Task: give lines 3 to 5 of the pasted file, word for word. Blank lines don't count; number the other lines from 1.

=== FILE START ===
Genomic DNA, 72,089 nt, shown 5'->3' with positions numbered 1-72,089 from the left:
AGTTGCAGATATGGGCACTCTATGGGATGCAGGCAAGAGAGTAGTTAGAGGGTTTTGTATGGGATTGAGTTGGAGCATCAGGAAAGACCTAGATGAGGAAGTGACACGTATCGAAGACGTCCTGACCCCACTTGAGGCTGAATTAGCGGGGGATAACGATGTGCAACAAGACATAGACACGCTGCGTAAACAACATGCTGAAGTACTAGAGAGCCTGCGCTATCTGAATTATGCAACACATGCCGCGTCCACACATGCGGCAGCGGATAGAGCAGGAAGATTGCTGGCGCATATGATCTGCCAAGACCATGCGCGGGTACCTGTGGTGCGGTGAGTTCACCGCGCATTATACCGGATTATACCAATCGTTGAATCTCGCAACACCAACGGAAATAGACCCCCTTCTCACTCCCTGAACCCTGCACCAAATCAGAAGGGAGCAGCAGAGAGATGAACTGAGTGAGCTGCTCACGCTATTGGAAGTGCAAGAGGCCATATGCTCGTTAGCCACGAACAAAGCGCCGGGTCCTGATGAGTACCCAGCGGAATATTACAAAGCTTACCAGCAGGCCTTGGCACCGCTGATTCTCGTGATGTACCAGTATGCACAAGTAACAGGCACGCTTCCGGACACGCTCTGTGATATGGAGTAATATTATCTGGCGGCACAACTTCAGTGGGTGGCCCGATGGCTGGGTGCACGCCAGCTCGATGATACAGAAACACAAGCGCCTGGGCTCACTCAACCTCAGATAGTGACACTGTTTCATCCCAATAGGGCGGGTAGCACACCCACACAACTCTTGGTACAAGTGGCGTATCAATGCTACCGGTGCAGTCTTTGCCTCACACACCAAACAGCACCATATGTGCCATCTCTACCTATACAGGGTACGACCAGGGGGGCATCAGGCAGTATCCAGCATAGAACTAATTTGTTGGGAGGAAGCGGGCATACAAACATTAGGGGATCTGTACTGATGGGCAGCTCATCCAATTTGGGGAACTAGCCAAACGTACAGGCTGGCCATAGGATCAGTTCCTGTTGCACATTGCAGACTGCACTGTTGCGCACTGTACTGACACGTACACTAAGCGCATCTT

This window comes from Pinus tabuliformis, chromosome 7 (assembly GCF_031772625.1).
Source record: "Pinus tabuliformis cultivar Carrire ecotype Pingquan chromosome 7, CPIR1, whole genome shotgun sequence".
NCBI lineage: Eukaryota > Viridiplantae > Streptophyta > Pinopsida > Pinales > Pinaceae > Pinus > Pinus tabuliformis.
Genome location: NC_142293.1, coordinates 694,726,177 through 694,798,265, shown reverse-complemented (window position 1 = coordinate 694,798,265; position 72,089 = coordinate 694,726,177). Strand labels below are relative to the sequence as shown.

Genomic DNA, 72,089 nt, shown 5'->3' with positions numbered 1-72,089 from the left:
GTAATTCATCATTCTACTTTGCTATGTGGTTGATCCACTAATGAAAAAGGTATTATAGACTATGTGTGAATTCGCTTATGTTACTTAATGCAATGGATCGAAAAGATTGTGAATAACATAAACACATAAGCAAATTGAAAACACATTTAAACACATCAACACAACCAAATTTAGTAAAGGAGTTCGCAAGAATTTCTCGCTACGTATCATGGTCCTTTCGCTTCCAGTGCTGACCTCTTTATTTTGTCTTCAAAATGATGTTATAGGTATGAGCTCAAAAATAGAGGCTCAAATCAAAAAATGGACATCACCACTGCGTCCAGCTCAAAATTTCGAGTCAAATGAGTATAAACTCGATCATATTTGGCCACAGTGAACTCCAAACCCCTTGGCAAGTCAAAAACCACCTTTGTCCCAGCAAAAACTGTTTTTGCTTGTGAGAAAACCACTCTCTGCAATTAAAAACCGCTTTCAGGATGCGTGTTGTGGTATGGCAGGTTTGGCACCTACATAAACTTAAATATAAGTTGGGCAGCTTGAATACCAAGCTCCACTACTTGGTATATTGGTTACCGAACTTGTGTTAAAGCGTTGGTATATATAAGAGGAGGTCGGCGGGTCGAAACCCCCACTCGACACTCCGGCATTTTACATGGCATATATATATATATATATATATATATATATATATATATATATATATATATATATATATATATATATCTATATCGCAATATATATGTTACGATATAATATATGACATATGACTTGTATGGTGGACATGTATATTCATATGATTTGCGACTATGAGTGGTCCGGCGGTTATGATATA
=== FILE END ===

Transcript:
This window comes from Pinus tabuliformis, chromosome 7 (assembly GCF_031772625.1).
Source record: "Pinus tabuliformis cultivar Carrire ecotype Pingquan chromosome 7, CPIR1, whole genome shotgun sequence".
NCBI lineage: Eukaryota > Viridiplantae > Streptophyta > Pinopsida > Pinales > Pinaceae > Pinus > Pinus tabuliformis.